cawaps_gw

Design Around 9: Keeping the Golden Oak

cawaps
8 years ago

Since many people have time off over the holidays, we thought that now would be a good time to tackle a topic we have been talking at for a while: How do you make golden oak look good?

This is a common design problem faced by kitchen remodelers. Golden Oak was ubiquitous in the 1980s, and now many people are facing the choice of whether to replace these cabs or remodel around them--and many of the cabinets are still in good shape.

The color of golden oak is challenging, with color ranging from pinkish through orange to golden. I've seen many kitchens that try to pair the oak with neutrals, but it can be difficult to find neutrals with the right undertones to really work (Palimpsest calls it the problem of uncorrellated neutrals).

After much discussion, we chose specific doors as the basis for the exercise so everyone will be facing the same color challenge. The idea is to make the color work, so no painting, no staining (even though these are the more common choice in real life).

While someone keeping their cabinets probably doesn't have a big budget, I think this exercise is already challenging enough, so no explicit budget restrictions.

Here are the cabs. These are Kraftmaid oak doors in Honey Spice. You can use either the square or the arched panel; both were very common.

Comments (139)

  • angie_diy
    8 years ago
    last modified: 5 years ago

    As a lurker, I think one nice outcome of all your work is that we can/should use this as a reference thread. It'll be like that old joke where the jokes told in the small town are simply numbered, not repeated. Here is a future GW thread:

    OP: "Help, what can I do with my Golden Oak, cathedral arch cabinets?"
    plllog: I think you should use Pal #2.
    Buehl: I think cawaps #2 would go better with your floor.
    Marcolo: Balderdash! You would be a fool not to use Mudhouse in an exurban neighborhood.
    Pal: I would think the tones in Circuspeanut would best complement the adjacent DR.
    Dianalo: you could get rid of a few uppers and either use Jterrilynn or go topless and use Roarah's Bailey.

    etc. What a timesaver! (I really do mean it when I say that the thread would/will be useful in that way.)

  • cawaps
    Original Author
    8 years ago
    last modified: 5 years ago

    "I don't think it encourages creativity, so if you want to put your own personal stamp on your kitchen, and think outside the box, it can be a drawback." (Mudhouse)

    I kind of agree, kind of don't agree with this statement. I would rephrase: To put your own personal stamp and think outside the box on a golden oak kitchen, you need to be VERY creative. Less creative people (or people who are not comfortable taking risks) are likely to be thwarted by the limitations of the material.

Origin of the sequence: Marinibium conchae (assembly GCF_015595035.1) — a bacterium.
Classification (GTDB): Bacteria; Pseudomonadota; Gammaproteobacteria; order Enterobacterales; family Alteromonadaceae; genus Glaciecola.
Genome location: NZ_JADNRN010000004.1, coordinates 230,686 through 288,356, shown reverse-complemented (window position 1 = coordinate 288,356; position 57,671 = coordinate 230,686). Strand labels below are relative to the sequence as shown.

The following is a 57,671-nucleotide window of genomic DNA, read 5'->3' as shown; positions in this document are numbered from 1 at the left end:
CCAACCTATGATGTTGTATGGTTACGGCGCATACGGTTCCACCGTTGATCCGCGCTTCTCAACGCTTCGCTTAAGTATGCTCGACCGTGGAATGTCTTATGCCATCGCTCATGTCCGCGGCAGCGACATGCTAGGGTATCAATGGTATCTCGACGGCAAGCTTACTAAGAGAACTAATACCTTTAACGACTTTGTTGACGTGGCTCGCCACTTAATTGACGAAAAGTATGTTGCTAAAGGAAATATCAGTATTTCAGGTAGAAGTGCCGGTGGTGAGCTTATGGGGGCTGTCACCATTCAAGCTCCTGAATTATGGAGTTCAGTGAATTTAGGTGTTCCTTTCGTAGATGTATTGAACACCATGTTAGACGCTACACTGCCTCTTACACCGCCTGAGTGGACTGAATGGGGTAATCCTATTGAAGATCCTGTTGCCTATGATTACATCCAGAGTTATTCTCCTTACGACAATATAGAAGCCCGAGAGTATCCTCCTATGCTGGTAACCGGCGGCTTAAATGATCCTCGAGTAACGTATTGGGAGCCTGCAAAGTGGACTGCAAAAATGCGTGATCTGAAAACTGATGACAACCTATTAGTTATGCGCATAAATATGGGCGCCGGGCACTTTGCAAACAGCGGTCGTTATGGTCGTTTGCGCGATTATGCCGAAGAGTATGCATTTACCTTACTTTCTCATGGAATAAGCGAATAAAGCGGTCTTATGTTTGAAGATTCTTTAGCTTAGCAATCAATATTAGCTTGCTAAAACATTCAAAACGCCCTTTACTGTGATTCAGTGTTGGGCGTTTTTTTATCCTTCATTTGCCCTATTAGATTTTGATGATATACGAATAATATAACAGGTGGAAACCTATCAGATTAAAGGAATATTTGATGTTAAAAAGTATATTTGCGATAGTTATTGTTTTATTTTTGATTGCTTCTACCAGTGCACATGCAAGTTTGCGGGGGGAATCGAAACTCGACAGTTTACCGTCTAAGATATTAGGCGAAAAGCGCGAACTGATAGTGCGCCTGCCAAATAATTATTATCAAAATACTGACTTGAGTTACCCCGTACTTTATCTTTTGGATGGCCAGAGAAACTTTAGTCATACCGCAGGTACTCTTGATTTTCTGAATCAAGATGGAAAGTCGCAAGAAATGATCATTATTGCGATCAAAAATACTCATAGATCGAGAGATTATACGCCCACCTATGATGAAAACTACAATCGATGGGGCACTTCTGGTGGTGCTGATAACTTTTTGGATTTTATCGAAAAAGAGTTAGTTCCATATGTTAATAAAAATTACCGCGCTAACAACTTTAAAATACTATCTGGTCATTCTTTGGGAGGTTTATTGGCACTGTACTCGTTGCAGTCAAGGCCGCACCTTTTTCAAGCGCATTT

Roarah, having seen your two alternative color schemes, I agree that I like the golden oak better. There may still be a better choice-- a more golden (less orange) golden oak? Natural oak? And perhaps I stated my case too strongly to begin with--I do like the kitchen, just not as well as your first. I've painted my kitchen chartreuse, so I must like it.

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  • moonspinner7
    8 years ago
    last modified: 5 years ago

    Roarah, I really like the green combination. I've seen those colors in my kitchen supply searches, but passed right over them. The way you've put those features together is appealing.

    In fact, right now I'm telling myself, "you wouldn't. No, really? No." And I suspect I might. At least hunt up the samples of the countertop and the backsplash.

    I also enjoy these design challenges, and how creative everyone is in putting together their mood boards. So thanks!

  • live_wire_oak
    8 years ago
    last modified: 5 years ago

    Late to the dance, but here's another alternative: work with the ugly and make it pretty by comparison.

    I was inspired by a classic C. Jere owl sculpture of mixed metals. Hmmmm.... an industrial vibe, concrete and metal---but not sleek and shiny---or "pretty". Brutalist.

    I envisioned a concrete loft. Floors, walls, ceiling. Instead of trying to obscure it, work with it and highlight it. Grind any high spots and put a sealer on it. Concrete counters. A vintage concrete laundry sink with well used brass faucet.

    Take the doors off of the uppers and create zig zag display shelves with more oak. Use hammered brass pulls for the lowers.

    I wanted an industrial looking range, but not one of the prettier ones. It needed to scream function first, but not be too high of BTUs. Premier fit the bill. Then a home created copper patchwork vent hood for a recirculating insert. (No real ventilation in this loft.) A couple of crown ceiling fixtures will provide general lighting.

    For the eating area, a giant piece of MDF was laminated with copper, similar to Circuspeanut's counter, but vertical. It was then flamed and acid treated.

    The Phillipe Malouin concrete and brass wire table, while a designer find, could be replicated by casting a slab and creating a base for it. It rests on a plain tanned whole orangey cowhide rug for the only softness in the design.